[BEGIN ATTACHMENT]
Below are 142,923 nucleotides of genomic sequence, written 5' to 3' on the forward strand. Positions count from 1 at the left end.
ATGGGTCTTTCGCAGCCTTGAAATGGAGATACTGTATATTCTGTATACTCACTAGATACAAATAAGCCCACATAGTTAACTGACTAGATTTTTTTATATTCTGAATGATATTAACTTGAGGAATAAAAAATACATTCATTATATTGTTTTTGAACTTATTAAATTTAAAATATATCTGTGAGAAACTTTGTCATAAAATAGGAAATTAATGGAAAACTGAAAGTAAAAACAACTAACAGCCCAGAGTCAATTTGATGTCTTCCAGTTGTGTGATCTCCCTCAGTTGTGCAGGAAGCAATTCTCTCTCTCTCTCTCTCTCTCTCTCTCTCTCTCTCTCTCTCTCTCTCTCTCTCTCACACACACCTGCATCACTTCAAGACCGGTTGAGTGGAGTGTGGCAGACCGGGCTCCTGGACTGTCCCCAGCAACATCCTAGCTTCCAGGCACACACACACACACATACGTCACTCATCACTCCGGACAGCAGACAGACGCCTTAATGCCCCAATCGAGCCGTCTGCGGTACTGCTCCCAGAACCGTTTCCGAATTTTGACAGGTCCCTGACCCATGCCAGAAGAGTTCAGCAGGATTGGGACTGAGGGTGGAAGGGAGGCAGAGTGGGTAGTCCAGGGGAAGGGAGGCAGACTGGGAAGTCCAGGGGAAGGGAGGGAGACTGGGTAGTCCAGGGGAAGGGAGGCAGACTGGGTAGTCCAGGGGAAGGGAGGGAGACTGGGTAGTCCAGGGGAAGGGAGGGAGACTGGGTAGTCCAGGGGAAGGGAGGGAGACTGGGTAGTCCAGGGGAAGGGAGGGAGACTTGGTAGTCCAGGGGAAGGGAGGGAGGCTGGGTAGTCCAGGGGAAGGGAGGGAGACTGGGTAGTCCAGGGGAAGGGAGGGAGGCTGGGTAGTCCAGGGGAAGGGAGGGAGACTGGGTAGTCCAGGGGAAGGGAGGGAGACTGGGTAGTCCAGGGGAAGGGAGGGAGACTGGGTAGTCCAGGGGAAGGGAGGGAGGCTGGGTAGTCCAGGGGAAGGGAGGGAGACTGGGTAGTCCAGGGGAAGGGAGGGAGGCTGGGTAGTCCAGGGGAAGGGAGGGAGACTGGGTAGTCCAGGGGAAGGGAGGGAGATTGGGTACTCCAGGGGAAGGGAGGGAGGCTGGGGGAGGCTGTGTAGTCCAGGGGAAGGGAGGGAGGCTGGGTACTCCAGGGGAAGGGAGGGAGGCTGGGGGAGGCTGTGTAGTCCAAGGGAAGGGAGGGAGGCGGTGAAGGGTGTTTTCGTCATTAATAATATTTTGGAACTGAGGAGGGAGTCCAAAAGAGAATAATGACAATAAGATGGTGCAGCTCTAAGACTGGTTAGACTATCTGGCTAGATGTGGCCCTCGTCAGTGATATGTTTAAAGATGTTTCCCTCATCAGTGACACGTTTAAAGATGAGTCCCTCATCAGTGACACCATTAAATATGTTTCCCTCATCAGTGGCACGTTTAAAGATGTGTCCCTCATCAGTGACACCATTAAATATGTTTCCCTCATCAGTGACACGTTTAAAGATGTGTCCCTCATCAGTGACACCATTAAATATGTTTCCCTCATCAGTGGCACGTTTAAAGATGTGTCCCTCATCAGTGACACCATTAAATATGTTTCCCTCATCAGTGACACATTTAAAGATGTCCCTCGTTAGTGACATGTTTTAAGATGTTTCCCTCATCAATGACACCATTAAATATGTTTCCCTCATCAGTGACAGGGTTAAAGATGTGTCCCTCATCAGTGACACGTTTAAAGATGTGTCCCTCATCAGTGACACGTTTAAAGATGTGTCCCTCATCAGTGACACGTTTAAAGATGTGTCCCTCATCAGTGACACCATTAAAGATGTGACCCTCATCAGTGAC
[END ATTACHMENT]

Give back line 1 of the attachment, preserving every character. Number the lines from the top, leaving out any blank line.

Below are 142,923 nucleotides of genomic sequence, written 5' to 3' on the forward strand. Positions count from 1 at the left end.